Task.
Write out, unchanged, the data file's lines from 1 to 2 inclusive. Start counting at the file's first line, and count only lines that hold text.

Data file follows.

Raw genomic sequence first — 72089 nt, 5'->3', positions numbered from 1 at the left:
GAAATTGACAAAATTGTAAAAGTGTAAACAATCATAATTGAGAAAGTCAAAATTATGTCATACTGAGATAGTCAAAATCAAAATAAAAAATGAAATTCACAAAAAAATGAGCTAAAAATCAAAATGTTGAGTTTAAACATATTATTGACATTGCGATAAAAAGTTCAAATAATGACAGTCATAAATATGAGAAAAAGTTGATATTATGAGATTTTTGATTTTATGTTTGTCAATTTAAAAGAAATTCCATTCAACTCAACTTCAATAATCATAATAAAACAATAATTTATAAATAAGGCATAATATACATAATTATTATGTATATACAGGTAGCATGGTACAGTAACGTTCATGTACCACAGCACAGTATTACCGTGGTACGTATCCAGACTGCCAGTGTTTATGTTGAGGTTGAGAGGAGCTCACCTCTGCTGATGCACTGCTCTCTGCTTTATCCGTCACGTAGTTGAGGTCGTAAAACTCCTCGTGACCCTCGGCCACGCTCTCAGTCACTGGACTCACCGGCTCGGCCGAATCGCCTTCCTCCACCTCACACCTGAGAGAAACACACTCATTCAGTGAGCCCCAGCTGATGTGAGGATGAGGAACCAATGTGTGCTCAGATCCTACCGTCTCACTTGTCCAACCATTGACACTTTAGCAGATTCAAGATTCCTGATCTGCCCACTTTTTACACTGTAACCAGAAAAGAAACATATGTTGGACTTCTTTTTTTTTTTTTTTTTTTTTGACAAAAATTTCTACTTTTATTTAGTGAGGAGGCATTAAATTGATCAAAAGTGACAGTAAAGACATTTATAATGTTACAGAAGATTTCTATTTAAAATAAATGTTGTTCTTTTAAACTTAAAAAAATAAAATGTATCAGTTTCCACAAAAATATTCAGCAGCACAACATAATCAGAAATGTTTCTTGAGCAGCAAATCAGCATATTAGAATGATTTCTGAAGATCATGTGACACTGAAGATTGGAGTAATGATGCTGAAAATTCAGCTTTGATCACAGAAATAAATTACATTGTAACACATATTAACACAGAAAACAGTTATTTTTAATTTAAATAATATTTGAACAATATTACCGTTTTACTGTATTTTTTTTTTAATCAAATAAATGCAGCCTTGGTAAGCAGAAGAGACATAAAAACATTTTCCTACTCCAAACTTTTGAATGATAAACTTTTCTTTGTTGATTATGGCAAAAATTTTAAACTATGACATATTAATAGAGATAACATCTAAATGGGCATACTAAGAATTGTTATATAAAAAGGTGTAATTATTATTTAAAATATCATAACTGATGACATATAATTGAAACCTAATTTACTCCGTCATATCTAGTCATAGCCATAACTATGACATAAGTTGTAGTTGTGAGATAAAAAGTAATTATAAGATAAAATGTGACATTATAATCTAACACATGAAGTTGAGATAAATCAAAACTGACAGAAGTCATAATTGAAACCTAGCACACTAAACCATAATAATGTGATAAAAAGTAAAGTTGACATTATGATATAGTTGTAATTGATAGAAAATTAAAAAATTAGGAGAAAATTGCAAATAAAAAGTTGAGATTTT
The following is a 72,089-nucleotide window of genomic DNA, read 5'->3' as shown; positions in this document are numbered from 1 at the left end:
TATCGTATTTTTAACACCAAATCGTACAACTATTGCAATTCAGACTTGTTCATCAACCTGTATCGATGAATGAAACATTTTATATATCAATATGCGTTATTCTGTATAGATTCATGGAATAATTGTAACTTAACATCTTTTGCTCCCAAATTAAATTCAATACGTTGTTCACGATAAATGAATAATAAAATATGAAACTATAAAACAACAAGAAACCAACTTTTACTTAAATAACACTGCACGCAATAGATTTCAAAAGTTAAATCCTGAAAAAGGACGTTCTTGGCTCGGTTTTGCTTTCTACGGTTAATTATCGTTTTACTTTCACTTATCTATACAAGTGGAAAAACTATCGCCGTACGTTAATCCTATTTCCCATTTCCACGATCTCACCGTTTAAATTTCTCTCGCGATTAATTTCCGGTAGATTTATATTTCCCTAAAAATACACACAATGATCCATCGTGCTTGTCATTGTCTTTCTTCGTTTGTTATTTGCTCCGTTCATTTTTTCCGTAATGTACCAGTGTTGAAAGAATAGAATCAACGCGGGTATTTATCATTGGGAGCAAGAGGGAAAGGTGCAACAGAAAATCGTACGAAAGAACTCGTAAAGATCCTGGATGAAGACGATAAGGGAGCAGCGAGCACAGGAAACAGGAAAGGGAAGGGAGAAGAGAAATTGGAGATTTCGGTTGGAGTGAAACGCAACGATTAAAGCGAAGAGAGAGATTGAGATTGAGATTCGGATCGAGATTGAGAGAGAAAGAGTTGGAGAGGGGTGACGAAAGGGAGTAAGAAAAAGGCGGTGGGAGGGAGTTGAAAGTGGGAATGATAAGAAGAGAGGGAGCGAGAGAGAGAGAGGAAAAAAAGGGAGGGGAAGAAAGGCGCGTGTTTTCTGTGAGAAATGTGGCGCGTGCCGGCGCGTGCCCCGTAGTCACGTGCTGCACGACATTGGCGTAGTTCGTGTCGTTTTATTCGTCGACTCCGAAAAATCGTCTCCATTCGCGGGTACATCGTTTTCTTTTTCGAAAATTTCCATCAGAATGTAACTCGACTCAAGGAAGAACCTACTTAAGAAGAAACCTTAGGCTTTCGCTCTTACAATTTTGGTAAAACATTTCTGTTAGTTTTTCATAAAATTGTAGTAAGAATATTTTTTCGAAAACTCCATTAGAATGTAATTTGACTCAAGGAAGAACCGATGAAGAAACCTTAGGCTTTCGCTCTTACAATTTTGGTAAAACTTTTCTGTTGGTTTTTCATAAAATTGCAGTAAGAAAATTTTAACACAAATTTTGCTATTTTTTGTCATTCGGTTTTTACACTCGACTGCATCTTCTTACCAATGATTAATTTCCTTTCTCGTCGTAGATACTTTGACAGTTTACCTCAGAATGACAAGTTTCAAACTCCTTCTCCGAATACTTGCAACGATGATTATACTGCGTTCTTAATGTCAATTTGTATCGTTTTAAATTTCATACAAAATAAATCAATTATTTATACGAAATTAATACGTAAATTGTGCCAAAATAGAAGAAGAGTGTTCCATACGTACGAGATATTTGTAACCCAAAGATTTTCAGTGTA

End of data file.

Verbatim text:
Raw genomic sequence first — 72089 nt, 5'->3', positions numbered from 1 at the left:
GAAATTGACAAAATTGTAAAAGTGTAAACAATCATAATTGAGAAAGTCAAAATTATGTCATACTGAGATAGTCAAAATCAAAATAAAAAATGAAATTCACAAAAAAATGAGCTAAAAATCAAAATGTTGAGTTTAAACATATTATTGACATTGCGATAAAAAGTTCAAATAATGACAGTCATAAATATGAGAAAAAGTTGATATTATGAGATTTTTGATTTTATGTTTGTCAATTTAAAAGAAATTCCATTCAACTCAACTTCAATAATCATAATAAAACAATAATTTATAAATAAGGCATAATATACATAATTATTATGTATATACAGGTAGCATGGTACAGTAACGTTCATGTACCACAGCACAGTATTACCGTGGTACGTATCCAGACTGCCAGTGTTTATGTTGAGGTTGAGAGGAGCTCACCTCTGCTGATGCACTGCTCTCTGCTTTATCCGTCACGTAGTTGAGGTCGTAAAACTCCTCGTGACCCTCGGCCACGCTCTCAGTCACTGGACTCACCGGCTCGGCCGAATCGCCTTCCTCCACCTCACACCTGAGAGAAACACACTCATTCAGTGAGCCCCAGCTGATGTGAGGATGAGGAACCAATGTGTGCTCAGATCCTACCGTCTCACTTGTCCAACCATTGACACTTTAGCAGATTCAAGATTCCTGATCTGCCCACTTTTTACACTGTAACCAGAAAAGAAACATATGTTGGACTTCTTTTTTTTTTTTTTTTTTTTTGACAAAAATTTCTACTTTTATTTAGTGAGGAGGCATTAAATTGATCAAAAGTGACAGTAAAGACATTTATAATGTTACAGAAGATTTCTATTTAAAATAAATGTTGTTCTTTTAAACTTAAAAAAATAAAATGTATCAGTTTCCACAAAAATATTCAGCAGCACAACATAATCAGAAATGTTTCTTGAGCAGCAAATCAGCATATTAGAATGATTTCTGAAGATCATGTGACACTGAAGATTGGAGTAATGATGCTGAAAATTCAGCTTTGATCACAGAAATAAATTACATTGTAACACATATTAACACAGAAAACAGTTATTTTTAATTTAAATAATATTTGAACAATATTACCGTTTTACTGTATTTTTTTTTTAATCAAATAAATGCAGCCTTGGTAAGCAGAAGAGACATAAAAACATTTTCCTACTCCAAACTTTTGAATGATAAACTTTTCTTTGTTGATTATGGCAAAAATTTTAAACTATGACATATTAATAGAGATAACATCTAAATGGGCATACTAAGAATTGTTATATAAAAAGGTGTAATTATTATTTAAAATATCATAACTGATGACATATAATTGAAACCTAATTTACTCCGTCATATCTAGTCATAGCCATAACTATGACATAAGTTGTAGTTGTGAGATAAAAAGTAATTATAAGATAAAATGTGACATTATAATCTAACACATGAAGTTGAGATAAATCAAAACTGACAGAAGTCATAATTGAAACCTAGCACACTAAACCATAATAATGTGATAAAAAGTAAAGTTGACATTATGATATAGTTGTAATTGATAGAAAATTAAAAAATTAGGAGAAAATTGCAAATAAAAAGTTGAGATTTT